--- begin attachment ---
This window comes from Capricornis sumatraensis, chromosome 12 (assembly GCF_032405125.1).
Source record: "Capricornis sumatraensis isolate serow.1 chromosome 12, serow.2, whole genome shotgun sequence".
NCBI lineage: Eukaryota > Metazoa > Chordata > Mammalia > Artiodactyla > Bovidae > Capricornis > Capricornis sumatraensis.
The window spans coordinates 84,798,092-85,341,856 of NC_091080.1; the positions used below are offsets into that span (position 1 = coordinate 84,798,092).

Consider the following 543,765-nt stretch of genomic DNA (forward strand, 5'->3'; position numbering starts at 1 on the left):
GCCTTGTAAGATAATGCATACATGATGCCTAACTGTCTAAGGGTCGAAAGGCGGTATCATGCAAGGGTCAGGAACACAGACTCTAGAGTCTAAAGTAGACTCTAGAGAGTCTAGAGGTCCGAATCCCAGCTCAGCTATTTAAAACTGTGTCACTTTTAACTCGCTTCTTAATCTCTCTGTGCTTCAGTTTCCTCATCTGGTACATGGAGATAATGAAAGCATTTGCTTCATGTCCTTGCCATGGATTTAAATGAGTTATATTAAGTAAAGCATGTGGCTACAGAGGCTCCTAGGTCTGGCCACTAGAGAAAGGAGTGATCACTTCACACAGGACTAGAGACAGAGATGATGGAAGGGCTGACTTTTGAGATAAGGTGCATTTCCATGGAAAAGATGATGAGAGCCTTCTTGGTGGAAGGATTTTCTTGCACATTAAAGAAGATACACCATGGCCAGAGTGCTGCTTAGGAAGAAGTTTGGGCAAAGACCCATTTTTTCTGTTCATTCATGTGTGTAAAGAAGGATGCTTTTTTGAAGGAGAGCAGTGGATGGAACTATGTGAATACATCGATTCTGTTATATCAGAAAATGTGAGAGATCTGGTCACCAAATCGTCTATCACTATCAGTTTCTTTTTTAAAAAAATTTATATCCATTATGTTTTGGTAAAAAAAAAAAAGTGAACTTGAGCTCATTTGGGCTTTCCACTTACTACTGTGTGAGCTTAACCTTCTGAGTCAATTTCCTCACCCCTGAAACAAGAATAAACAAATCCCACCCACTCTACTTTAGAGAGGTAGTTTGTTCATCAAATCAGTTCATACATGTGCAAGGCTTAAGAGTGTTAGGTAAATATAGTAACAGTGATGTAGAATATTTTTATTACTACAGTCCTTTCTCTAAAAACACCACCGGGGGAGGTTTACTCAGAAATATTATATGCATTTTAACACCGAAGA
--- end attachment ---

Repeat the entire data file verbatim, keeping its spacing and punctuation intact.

This window comes from Capricornis sumatraensis, chromosome 12 (assembly GCF_032405125.1).
Source record: "Capricornis sumatraensis isolate serow.1 chromosome 12, serow.2, whole genome shotgun sequence".
NCBI lineage: Eukaryota > Metazoa > Chordata > Mammalia > Artiodactyla > Bovidae > Capricornis > Capricornis sumatraensis.
The window spans coordinates 84,798,092-85,341,856 of NC_091080.1; the positions used below are offsets into that span (position 1 = coordinate 84,798,092).

Consider the following 543,765-nt stretch of genomic DNA (forward strand, 5'->3'; position numbering starts at 1 on the left):
GCCTTGTAAGATAATGCATACATGATGCCTAACTGTCTAAGGGTCGAAAGGCGGTATCATGCAAGGGTCAGGAACACAGACTCTAGAGTCTAAAGTAGACTCTAGAGAGTCTAGAGGTCCGAATCCCAGCTCAGCTATTTAAAACTGTGTCACTTTTAACTCGCTTCTTAATCTCTCTGTGCTTCAGTTTCCTCATCTGGTACATGGAGATAATGAAAGCATTTGCTTCATGTCCTTGCCATGGATTTAAATGAGTTATATTAAGTAAAGCATGTGGCTACAGAGGCTCCTAGGTCTGGCCACTAGAGAAAGGAGTGATCACTTCACACAGGACTAGAGACAGAGATGATGGAAGGGCTGACTTTTGAGATAAGGTGCATTTCCATGGAAAAGATGATGAGAGCCTTCTTGGTGGAAGGATTTTCTTGCACATTAAAGAAGATACACCATGGCCAGAGTGCTGCTTAGGAAGAAGTTTGGGCAAAGACCCATTTTTTCTGTTCATTCATGTGTGTAAAGAAGGATGCTTTTTTGAAGGAGAGCAGTGGATGGAACTATGTGAATACATCGATTCTGTTATATCAGAAAATGTGAGAGATCTGGTCACCAAATCGTCTATCACTATCAGTTTCTTTTTTAAAAAAATTTATATCCATTATGTTTTGGTAAAAAAAAAAAAGTGAACTTGAGCTCATTTGGGCTTTCCACTTACTACTGTGTGAGCTTAACCTTCTGAGTCAATTTCCTCACCCCTGAAACAAGAATAAACAAATCCCACCCACTCTACTTTAGAGAGGTAGTTTGTTCATCAAATCAGTTCATACATGTGCAAGGCTTAAGAGTGTTAGGTAAATATAGTAACAGTGATGTAGAATATTTTTATTACTACAGTCCTTTCTCTAAAAACACCACCGGGGGAGGTTTACTCAGAAATATTATATGCATTTTAACACCGAAGA